For 46 years, thousands of people from across the country have gathered in Washington D.C. each January in the March for Life. The annual event is held to commemorate the January 22, 1973 Roe v Wade Supreme Court decision, to mourn the 60 million babies who have been killed in its wake, and to call for the end of abortion. The March For Life’s stated mission is to “End abortion by uniting, educating, and mobilizing pro-life people in the public square.”
This year’s event was Friday, January 18 with snow on the ground and an expected high of 37 degrees. The estimated attendance was 200,000 to 300,000, which included myself, my 6-month pregnant wife, and our preborn son. With a crowd this size, you would expect the national mainstream media coverage. Looking for branded news trucks, reporters, or cameras, I saw cameras with logos for Broadcast Sports International, EWTN Global Catholic Television Network, and NBC. According to MRC NewsBusters, NBC provided the most coverage, of the major media affiliates, with 44 seconds between Friday’s NBC Nightly News and Saturday’s Today. Perhaps the best video of the event, a time lapse of the crowd marching from the National Mall down Constitution Avenue to the Supreme Court, was not posted by a news agency, but rather a pro-life student group called Students for Life.
Because of the truly astonishing lack of coverage the March for Life receives each year, the most common question we have received is a simple and understandable one: “What was it like?”
The atmosphere was cheerful and positive. The crowd was a united community of strangers, and the experience was a whirlwind of emotions.
Sheer happiness as a young girl with down syndrome waved and blew kisses from the stage to the roaring delight of the crowd.
Heartbreak when Abby Johnson shared her story of her life being turned upside down when she resigned as a Planned Parenthood Clinic Director after watching an abortion on ultrasound. Joyous as she shared about the ministry she founded to help abortion clinic workers leave the abortion industry.
Grief as Dr. Kathi Aultman bared her soul, sharing how she performed abortions, compartmentalizing her actions until she read an article comparing what she was doing to the Holocaust. Comfort as she related the grace God has poured out on her.
Incredible, goosebump-inducing excitement as Democrat State Rep. Katrina Jackson from Louisiana throughout her speech would say “We fight” pausing each time for the crowd to respond “for life.”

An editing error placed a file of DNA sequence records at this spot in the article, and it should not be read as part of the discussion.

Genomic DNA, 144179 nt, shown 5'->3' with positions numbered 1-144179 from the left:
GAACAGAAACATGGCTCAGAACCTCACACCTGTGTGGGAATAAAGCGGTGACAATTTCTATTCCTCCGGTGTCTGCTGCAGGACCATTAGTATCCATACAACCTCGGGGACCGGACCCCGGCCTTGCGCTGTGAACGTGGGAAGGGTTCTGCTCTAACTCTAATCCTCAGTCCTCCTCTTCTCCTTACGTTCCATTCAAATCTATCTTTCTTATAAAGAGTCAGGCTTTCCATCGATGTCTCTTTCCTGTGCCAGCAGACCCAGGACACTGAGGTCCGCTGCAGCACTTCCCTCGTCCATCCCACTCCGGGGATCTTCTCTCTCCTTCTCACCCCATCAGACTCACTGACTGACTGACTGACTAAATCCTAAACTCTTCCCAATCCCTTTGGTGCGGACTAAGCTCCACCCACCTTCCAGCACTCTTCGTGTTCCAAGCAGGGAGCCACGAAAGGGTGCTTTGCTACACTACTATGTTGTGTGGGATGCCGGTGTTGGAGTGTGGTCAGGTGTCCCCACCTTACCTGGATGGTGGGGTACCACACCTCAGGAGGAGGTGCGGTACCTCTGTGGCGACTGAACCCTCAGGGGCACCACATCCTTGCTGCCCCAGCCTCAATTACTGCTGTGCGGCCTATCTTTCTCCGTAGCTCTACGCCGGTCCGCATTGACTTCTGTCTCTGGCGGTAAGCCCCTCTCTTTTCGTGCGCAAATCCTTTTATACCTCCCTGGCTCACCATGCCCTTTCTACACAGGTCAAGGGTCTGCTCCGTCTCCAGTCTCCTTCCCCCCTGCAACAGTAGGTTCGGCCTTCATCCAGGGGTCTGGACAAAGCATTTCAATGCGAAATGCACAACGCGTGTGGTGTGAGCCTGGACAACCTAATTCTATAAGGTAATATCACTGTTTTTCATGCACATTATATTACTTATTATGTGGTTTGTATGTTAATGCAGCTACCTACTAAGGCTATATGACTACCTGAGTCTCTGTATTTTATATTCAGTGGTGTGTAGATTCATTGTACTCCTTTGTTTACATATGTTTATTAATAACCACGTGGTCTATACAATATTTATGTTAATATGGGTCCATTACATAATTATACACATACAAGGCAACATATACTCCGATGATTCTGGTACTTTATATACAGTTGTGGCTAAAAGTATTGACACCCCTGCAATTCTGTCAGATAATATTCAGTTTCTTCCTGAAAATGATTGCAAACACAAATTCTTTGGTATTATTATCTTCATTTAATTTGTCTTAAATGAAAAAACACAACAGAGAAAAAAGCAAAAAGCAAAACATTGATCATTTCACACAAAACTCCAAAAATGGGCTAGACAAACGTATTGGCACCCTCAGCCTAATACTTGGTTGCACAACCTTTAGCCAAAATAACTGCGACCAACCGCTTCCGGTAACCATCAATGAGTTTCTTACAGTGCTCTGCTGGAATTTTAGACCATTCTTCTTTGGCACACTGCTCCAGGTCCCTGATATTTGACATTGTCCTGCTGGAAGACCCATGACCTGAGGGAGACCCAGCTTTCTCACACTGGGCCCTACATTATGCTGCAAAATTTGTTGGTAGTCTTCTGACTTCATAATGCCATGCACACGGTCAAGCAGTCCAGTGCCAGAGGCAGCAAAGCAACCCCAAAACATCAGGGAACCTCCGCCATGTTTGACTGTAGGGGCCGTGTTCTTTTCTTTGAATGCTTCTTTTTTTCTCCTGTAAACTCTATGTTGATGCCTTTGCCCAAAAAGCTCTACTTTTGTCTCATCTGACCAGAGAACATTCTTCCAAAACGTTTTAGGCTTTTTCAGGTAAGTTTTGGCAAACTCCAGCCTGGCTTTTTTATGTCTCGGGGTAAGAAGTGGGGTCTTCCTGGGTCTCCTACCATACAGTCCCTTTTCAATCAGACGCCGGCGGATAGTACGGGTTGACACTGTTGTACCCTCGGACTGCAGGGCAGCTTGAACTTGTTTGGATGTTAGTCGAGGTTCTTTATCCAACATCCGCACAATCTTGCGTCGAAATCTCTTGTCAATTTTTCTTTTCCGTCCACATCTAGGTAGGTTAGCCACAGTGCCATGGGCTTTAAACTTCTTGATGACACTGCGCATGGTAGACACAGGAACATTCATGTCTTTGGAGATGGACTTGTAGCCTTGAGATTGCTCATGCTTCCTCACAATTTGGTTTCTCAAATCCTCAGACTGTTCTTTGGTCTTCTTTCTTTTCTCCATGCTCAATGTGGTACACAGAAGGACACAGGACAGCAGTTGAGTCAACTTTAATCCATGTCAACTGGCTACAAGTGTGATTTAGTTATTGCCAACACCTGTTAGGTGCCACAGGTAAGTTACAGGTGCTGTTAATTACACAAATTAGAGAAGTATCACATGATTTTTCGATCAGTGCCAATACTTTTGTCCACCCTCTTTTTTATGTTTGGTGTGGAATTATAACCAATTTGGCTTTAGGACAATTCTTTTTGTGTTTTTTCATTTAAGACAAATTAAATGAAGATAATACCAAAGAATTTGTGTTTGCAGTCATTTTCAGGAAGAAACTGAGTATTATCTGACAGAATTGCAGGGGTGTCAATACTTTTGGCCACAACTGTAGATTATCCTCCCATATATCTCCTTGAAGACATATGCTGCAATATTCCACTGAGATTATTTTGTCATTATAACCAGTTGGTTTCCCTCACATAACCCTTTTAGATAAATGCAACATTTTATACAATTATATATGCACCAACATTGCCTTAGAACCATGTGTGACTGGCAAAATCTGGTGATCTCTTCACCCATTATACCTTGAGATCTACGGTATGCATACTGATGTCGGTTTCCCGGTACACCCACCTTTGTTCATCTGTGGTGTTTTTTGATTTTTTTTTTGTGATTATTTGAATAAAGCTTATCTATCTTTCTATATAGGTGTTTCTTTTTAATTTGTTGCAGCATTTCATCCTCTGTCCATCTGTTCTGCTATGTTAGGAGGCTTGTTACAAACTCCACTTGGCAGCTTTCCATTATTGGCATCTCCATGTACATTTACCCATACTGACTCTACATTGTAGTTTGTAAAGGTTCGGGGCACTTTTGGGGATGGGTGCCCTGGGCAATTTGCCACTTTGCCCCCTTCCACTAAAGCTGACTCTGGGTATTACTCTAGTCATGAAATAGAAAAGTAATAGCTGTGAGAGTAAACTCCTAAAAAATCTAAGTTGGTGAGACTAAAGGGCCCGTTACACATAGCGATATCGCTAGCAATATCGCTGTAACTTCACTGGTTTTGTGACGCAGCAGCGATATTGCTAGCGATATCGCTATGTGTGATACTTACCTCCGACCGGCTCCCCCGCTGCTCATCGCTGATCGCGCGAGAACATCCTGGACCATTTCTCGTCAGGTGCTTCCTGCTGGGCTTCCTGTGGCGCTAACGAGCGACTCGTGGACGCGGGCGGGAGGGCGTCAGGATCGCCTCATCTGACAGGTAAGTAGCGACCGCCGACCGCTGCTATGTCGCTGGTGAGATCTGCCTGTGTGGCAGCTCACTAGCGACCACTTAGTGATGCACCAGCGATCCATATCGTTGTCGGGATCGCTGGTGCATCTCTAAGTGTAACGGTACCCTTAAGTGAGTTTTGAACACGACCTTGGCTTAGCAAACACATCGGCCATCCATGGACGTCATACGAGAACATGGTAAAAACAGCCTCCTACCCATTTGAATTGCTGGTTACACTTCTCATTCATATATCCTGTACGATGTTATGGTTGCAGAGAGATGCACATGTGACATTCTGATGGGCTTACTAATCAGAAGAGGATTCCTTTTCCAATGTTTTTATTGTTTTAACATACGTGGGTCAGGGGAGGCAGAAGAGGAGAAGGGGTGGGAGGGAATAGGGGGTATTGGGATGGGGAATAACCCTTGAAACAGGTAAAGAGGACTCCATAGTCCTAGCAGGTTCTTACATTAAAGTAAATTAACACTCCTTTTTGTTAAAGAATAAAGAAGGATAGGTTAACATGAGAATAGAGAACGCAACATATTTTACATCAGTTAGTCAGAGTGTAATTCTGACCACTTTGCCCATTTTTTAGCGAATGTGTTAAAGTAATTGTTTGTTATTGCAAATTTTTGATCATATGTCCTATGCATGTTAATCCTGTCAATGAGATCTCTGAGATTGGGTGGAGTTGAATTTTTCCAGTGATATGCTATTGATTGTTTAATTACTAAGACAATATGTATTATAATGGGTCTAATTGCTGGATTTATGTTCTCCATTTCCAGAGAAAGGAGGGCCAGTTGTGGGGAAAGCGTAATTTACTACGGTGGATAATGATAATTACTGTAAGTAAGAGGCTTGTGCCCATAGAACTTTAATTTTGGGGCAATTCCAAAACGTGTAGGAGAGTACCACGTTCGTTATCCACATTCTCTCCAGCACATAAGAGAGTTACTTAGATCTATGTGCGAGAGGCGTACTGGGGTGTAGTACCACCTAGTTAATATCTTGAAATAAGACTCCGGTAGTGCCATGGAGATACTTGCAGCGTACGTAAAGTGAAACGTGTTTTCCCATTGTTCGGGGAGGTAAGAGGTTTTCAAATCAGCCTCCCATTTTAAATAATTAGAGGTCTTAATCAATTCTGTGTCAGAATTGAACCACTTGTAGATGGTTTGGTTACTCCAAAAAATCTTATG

Senator Steve Daines (R-MT), Congressman Dan Lipinski (D-IL), and Congressman Chris Smith (R-NJ) all spoke, and even with a video from President Donald Trump and a surprise appearance and speech by Vice President Mike Pence, the rally did not have a political, partisan feel. While there were a few Make America Great Again hats sprinkled throughout the crowd, there were not as many as I expected nor were there as many Trump signs as I thought there might be.
“Make Unborn Babies Great Again” signs were seen throughout the crowd, as well as other signs distributed by pro-life organizations with phrases like “Defund Planned Parenthood,” “Reza por el fin del aborto” (Pray for the end of abortion), and my personal favorite, a sign made by the Human Coalition with a panda bear holding a sign reading “Save the Baby Humans.”
On the mile and half march from the rally at the National Mall to the Supreme Court, we observed hand-written signs with “Hey, Planned Parenthood, go fund yourself” and “The birth of every child changes the world.” More personal signs included “Grateful a woman made THE courageous choice,” “My birth mom chose the other A word, adoption. She is my hero,” “A person is a person no matter how small,” and a young boy with a sign reading “Please stop abortion because it kills children like me.”
There were signs focused on science and this year’s theme of Unique from Day One. There was a man carrying a wood beam cross. There were feminists carrying signs expressing their pro-life, pro-women views. There were whites, blacks, Hispanics, Indians, families pushing kids in strollers, pregnant women, old people with walkers, and those in wheelchairs. English was spoken; Spanish was spoken. Nuns were walking with prayer beads praying. Catholic liturgies and hymns were being sung, there were drumlines, and student groups chanting things like “Hey, hey! Ho, ho! Roe v Wade has got to go.” There were college groups from Notre Dame, Patrick Henry, Belmont Abbey, Colorado Christian, Princeton, and others. High school groups from all over the country wearing matching bright beanie hats, sweatshirts, or scarves. The amount of youth was incredible. They carried “We are the pro-life generation” signs, and the energy they exuded in true belief that abortion can be ended in our lifetime was felt by those around them.
That was the main takeaway and our biggest encouragement. There are people of all different backgrounds and beliefs all over the country who, by God’s grace and revelation, understand the evil reality of abortion and desire to see it ended. Abortion is not a political issue. It is a spiritual issue with political ramifications. Missionary Hudson Taylor once said, “I have found that there are three stages in every great work of God: first, it is impossible, then it is difficult, then it is done.” If you are pro-life but have not yet had the opportunity to attend the March for Life, allow me to challenge you to do so. It will be an experience you will never forget. In the meantime, be encouraged, because while ending abortion is still currently difficult, by God’s grace, it may be done in our lifetime.
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